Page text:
Focus On The Home Page
Content is more than the words on a website. It’s also about the way the site is organized.
The thing about most web users is that they are easily frustrated and distracted. The power to make a good first impression on them is in your home page. A great non-profit website design is user-friendly but still captures attention.
Once the website is live, test it yourself. See how easy it is to get through to information a user might be seeking, and adjust accordingly. Make sure that key actions such as donating or learning more are easy to take. Users like straightforward sites that do not need more than two or three clicks to get them to their selected task.
Know Your Audience
Whom are you targeting? Are you speaking their language in your content? The most important way to create content is by knowing whom it is geared towards and creating information that would certainly be both beneficial and interesting to them. Content is king, and if it does not meet the needs of your target audience, you will lose them.
Unless your audience is a community of experts, keeping your content free of jargon will also do you some good; most people just want simple information that they can digest without having to look up difficult vocabulary. Either way, make sure your content is well organized and easy to navigate.
Share Your Mission
If you work for a non-profit organization, you probably seek to make a difference in people’s lives. Donors will want to know your mission and, hopefully, read a little bit about the communities that you are helping. Make sure your mission is clear.
In this digital era, videos have become one of the essential ways of communicating. You could have a few videos showing what it is that you do and how the user could help further your mission. Especially if you are trying to make a personal, emotional connection, or to convey complicated information, a video is the way to go.
Studies show that most of today’s web browsing happens on a smartphone or other mobile device. You don’t want your site to be frustrating or unreachable to the majority of users. Your site simply must be mobile-friendly to be relevant.
Mobile-friendly sites have other advantages as well. If it only takes a tap to call your organization to volunteer or pledge, users may be more likely to do it. Whether your site is mobile-friendly or not also has a huge impact on your search ranking.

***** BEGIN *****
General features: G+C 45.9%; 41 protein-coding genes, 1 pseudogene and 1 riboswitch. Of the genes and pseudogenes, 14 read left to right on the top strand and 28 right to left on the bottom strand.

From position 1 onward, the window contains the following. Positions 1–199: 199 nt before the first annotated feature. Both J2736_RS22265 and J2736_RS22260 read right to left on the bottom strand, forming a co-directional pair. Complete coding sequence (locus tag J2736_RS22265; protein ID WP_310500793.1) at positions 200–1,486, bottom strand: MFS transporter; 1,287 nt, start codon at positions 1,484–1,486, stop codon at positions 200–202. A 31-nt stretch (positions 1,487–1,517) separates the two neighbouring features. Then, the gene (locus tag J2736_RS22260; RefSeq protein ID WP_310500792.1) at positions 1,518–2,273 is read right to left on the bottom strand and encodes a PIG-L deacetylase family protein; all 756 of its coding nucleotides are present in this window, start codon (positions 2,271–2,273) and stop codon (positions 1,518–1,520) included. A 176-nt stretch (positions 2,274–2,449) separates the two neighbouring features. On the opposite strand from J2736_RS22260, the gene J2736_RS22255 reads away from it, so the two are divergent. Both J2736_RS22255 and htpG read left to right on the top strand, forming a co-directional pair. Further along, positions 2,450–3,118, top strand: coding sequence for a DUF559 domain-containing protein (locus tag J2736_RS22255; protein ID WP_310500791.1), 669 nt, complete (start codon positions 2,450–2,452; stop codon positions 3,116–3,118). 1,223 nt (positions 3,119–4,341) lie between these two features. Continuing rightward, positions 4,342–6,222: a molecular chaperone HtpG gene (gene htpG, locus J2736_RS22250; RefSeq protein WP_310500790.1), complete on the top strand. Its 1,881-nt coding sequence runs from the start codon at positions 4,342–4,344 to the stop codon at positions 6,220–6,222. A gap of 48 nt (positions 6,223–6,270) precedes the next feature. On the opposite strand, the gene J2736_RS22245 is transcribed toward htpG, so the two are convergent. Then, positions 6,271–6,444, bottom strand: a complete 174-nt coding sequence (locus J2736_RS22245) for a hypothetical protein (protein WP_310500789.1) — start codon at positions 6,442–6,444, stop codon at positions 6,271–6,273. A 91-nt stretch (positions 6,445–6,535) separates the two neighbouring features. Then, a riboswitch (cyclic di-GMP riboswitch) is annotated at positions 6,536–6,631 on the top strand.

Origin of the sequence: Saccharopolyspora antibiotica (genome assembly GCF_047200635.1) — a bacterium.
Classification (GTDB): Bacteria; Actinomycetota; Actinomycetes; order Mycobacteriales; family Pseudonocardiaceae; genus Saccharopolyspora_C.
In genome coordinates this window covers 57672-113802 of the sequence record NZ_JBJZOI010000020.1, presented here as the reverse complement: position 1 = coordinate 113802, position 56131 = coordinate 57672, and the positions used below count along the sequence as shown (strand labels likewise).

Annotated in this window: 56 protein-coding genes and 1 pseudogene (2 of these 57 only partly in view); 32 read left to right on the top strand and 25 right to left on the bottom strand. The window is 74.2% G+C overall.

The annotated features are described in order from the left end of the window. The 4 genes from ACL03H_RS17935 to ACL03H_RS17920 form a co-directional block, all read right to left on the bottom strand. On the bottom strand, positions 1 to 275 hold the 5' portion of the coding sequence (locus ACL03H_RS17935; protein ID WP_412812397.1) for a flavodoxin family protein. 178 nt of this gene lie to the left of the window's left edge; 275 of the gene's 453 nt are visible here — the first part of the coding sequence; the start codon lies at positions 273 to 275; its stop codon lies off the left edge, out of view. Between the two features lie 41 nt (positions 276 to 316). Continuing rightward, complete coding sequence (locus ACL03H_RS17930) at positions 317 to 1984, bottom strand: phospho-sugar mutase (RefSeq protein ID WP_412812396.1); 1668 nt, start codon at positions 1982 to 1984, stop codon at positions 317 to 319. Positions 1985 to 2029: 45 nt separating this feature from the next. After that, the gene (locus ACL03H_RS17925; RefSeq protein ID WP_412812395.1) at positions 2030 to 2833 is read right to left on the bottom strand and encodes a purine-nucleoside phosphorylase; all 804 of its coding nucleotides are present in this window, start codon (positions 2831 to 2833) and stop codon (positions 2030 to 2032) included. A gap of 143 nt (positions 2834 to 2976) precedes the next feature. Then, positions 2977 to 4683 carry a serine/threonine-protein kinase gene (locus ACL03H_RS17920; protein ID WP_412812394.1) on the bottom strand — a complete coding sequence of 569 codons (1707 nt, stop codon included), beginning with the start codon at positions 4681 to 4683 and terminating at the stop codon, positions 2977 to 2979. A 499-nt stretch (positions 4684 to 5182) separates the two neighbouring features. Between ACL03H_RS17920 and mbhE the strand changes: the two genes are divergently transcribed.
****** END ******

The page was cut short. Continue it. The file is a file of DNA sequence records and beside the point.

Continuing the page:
Keep Content Simple and Fresh
Your site is for information, and thus, it needs to be simple and to the point. For your content to capture attention and be easy to skim through, the most important parts should be visible. You can make it easy for your audience to find the main keywords by formatting your text so that headings clearly stand out and highlighting relevant information.
One of the biggest turn-offs in websites is stale information. No one is going to take the organization seriously if the content in there is outdated. Updating your content regularly brings people up to speed and keeps them reading. It will also improve your search ranking.
If it feels like creating new content takes too much time, you could create enough evergreen content and then schedule its release systematically. Here’s the catch, though; you cannot just put together anything that you find online. It has to be of value to your audience.
Calls To Action
Your site is a source of information and action. After informing your audience, always take the chance to call them to action.
Let potential donors know how they can help your cause with their donations. If you rely on volunteers, make sure that signing up is easy and that the work required is communicated clearly. If you work on public policy, let your user base know how they can contact their representatives, and give them useful strategies if they do. Remind the people who care about your cause that they don’t have to be passive; they can have an impact, as well.
Make A Difference
These rules are simple but will help you create an advocacy website design that communicates as clearly as it educates. Remember that the quality of your website can directly affect how many people you reach and how many of those people will take action. Go ahead and create a masterpiece.
Ready for more tips or to see how we can help you put them into practice? Contact Hub & Spoke today to talk about websites for non-profits, a sector in which we have a lot of experience.
One of your brand’s most prized assets is the company website. With interactive content and a dynamic layout, a functional website livens up your brand, creating engagement, leads and new avenues to explore.
Websites are one of the most affordable and powerful tools you can use to engage with and target your core audience— at least in theory.